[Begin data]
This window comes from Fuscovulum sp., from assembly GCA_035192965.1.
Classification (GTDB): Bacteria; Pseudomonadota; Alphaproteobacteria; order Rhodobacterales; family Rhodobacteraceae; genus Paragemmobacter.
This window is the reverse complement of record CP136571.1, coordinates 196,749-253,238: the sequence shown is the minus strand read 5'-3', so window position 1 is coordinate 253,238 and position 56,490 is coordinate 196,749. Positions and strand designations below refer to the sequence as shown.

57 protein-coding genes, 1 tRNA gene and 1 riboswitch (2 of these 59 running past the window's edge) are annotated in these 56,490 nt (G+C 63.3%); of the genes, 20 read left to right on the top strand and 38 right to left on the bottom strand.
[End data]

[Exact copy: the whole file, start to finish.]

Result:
This window comes from Fuscovulum sp., from assembly GCA_035192965.1.
Classification (GTDB): Bacteria; Pseudomonadota; Alphaproteobacteria; order Rhodobacterales; family Rhodobacteraceae; genus Paragemmobacter.
This window is the reverse complement of record CP136571.1, coordinates 196,749-253,238: the sequence shown is the minus strand read 5'-3', so window position 1 is coordinate 253,238 and position 56,490 is coordinate 196,749. Positions and strand designations below refer to the sequence as shown.

57 protein-coding genes, 1 tRNA gene and 1 riboswitch (2 of these 59 running past the window's edge) are annotated in these 56,490 nt (G+C 63.3%); of the genes, 20 read left to right on the top strand and 38 right to left on the bottom strand.